Saturday, October 11, 2008

Bears and Stovebolts and Soap Operas

by Tammy de Leeuw
Financial Advisor Netzone

Wow! It has been a tough week for most of us in the US as we try to make sense of what's happening both economically and politically. Compounding the problem is the worldwide pervasiveness of "sheeple," folks who digest everything the media tells them and start panic-induced selling. I bet some of you are hoarse from trying to calm your clients down.

The panic problem stems from "stinkin thinkin" that says we should all be able to reap unlimited huge gains and never experience risk, or that we can palm off our personal risk on the government or some other entity.

"All gain and no risk" is an attractive idea in theory, and one which has been dutifully exploited by certain product pushers, but it just doesn't play out in the real world.

We now have ourselves quite a mess, made even worse by the visible, klutzy hand of government.

All of the instability, uncertainty, and unpredictability (and that's just from the candidates!) caused me to do a bit of research as to WHY some companies weather these kinds of storms and even prosper, while some topple at the first stiff wind.

Most of us had a GRAPES OF WRATH education when it came to learning about the Great Depression. Yes, it was pretty devastating for a lot of people, and a lot of companies disappeared off the planet. Then there was a drought and all sorts of other things going on which contributed to the nightmare.

However, contrary to what we learned in school, not everyone lost everything in the stock market crash, and not every business went belly up. Some people even STARTED businesses right smack dab in the middle of the Depression. Imagine that!

I looked at a few companies, including Proctor and Gamble, Hallmark Cards, and Chevrolet to see how they fared after the Crash of 1929.

Proctor and Gamble Floats Above the Competition

This iconic American corporation experienced some of its biggest growth during the Great Depression. Seizing the opportunity to best a weakened competition, P&G increased its advertising, public relations, and branding campaigns, instead of eliminating them like some of its competitors.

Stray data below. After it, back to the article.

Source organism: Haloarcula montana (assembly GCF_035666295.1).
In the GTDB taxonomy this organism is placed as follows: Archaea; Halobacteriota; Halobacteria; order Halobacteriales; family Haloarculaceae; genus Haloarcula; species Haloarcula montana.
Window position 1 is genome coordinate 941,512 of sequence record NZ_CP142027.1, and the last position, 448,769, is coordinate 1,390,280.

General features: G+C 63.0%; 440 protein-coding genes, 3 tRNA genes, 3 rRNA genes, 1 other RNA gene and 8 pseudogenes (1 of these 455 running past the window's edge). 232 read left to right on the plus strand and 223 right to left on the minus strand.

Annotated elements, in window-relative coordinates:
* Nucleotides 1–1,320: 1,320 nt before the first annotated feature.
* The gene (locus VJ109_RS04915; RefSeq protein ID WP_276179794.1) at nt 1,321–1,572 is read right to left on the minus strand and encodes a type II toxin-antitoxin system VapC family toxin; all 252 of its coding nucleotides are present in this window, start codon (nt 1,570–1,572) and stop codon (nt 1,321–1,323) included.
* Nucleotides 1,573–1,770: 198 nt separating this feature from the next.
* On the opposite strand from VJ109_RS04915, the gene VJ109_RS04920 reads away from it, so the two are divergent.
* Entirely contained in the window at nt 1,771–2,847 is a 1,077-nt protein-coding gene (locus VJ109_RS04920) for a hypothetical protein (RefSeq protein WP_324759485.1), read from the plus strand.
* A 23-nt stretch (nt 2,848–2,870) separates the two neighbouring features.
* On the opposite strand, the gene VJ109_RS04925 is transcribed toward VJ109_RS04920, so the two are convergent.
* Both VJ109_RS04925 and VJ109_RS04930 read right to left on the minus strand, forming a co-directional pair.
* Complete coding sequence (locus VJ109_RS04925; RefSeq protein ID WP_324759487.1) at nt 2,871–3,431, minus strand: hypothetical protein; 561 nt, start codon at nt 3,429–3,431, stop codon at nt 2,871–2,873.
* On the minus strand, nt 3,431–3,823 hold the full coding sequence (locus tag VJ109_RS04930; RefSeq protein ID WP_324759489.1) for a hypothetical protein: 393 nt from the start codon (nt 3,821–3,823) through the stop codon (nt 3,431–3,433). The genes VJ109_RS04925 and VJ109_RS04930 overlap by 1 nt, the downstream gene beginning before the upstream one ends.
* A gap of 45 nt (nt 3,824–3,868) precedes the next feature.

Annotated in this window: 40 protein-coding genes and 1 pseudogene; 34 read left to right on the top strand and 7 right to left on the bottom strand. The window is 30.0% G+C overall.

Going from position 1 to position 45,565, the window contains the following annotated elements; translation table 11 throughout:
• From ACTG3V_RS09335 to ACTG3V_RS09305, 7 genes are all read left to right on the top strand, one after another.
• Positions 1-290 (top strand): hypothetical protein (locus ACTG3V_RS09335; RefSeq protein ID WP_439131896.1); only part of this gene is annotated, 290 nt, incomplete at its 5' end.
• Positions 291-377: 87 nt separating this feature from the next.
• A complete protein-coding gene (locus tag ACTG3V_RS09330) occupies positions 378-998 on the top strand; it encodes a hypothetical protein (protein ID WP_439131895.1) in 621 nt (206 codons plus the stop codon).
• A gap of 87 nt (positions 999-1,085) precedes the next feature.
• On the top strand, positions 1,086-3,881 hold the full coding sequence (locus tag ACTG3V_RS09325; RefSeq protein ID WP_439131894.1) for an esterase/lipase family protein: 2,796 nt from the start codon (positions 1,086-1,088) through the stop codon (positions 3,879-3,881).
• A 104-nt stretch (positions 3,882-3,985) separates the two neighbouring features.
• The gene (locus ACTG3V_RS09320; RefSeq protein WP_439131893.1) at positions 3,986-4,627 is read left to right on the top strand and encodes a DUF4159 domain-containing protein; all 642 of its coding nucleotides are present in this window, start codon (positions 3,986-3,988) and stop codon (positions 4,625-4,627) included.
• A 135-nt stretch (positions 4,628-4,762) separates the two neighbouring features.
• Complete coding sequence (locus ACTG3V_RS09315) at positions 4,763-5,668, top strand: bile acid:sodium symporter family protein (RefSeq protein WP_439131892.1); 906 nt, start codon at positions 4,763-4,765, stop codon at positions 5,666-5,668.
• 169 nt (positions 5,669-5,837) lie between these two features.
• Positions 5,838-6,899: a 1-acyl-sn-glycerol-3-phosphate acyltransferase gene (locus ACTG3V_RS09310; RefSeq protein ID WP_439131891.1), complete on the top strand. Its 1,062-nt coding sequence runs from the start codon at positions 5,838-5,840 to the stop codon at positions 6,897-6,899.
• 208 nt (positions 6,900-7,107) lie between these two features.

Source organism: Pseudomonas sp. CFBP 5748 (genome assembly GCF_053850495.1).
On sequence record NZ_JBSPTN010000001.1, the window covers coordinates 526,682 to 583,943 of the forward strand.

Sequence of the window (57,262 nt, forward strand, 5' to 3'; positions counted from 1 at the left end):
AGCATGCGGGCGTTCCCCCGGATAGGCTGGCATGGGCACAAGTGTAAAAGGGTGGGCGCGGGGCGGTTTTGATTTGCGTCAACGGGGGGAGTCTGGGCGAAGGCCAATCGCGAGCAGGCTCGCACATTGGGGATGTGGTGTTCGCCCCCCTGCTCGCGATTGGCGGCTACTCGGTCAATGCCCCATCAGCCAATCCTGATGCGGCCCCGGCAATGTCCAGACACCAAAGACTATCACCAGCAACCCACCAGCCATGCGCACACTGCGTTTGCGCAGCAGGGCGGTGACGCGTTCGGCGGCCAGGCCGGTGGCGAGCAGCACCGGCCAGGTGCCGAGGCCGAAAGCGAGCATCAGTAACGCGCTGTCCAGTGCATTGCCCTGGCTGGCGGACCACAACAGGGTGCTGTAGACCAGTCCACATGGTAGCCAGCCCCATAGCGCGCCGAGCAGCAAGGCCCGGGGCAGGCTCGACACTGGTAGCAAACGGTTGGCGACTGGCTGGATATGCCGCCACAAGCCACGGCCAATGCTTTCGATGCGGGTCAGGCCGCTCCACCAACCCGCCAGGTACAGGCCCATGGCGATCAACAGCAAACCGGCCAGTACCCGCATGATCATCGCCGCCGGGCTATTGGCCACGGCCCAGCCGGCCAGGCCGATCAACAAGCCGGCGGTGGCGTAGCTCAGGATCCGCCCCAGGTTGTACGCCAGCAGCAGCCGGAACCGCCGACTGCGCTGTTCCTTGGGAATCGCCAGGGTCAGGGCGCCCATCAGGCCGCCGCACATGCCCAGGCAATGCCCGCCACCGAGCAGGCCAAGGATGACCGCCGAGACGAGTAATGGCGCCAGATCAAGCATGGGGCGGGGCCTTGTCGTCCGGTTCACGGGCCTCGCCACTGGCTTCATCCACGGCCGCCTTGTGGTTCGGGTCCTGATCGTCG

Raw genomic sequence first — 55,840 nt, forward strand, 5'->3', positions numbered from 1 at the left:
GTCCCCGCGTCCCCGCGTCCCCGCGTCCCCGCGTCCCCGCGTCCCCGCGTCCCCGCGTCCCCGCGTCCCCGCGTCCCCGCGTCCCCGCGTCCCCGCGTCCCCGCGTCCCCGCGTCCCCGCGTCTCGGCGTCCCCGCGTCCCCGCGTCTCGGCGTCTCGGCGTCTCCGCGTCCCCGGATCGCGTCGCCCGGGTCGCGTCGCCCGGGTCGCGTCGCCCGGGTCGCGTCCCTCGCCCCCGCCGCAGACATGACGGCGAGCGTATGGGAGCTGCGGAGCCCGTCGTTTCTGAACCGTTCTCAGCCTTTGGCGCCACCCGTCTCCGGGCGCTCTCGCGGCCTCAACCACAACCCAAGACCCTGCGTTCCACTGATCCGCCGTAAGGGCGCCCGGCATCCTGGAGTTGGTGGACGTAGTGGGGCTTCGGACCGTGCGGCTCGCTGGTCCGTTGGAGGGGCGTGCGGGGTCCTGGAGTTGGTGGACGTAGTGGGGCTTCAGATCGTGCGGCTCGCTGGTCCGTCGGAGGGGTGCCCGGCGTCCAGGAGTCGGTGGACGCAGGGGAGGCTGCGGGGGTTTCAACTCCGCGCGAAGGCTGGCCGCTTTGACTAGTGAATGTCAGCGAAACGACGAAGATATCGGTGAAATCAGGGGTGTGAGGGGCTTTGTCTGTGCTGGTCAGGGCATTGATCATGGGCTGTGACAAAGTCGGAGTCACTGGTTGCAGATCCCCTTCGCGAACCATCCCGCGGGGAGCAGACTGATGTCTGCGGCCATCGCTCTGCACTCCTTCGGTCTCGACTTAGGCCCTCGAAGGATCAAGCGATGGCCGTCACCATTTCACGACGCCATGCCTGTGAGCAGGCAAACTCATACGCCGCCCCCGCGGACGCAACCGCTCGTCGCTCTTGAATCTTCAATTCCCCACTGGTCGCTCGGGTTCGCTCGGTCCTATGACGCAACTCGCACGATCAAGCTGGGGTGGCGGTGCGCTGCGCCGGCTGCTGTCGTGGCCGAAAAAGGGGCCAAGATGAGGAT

Ever hear of SOAP OPERAS? Well, radio soaps came into their own during the Depression and P&G was one of the earliest companies to sponsor them. The result of all this attention to attracting customers? Huge profits and P&G products in nearly every home in America.

Chevrolet and the "Stovebolt" Six Motor Over Henry Ford

Chevy became top dog in the car world due a combination of a KILLER product, the "Stovebolt Six", and an aggressive, in your face ad campaign. By 1931 Chevrolet had wrested the sales lead from Ford and would hold that lead for most of the next 30 years. (Tammy loves cars as do all good Texas gals..) They had a beautiful car and a handle on the fact that PEOPLE BUY WHAT THEY WANT and not what they need.

Hallmark- Spreading the Hope Pays Off

The company Joyce C. Hall started from two shoeboxes full of postcards in the mid 1900's became the dominant player in the greeting card business. Hallmark rose to household name status during the Depression due to its exceptional management philosophies and folksy advertising. Hallmark went through the entire Depression without having to lay off a single worker!

My point is, rough economic times can be very instructive. As individuals, we learn what really matters, we learn how to do without things we once considered necessities, and we learn that every gain carries risk.

As entrepreneurs, we can learn how to attract the money that is out there and KEEP our exisiting clients happy and satisfied. We can learn how to do MORE EFFECTIVE MARKETING and to stop wasting time and money on things which don't work and never will.

For those of you in the financial services industry who are relationship-driven and client-focused, this might be your biggest opportunity ever. Your expertise and attention could be the cure for someone who has suddenly and painfully realized that their advisor just did not do his or her job.

There is a lot of dissatisfaction with financial advisors right now. It's a perfect time for honest, competent, and caring advisors to become client magnets!

Call me and we can discuss how to do just that. 888-471-9461

No comments: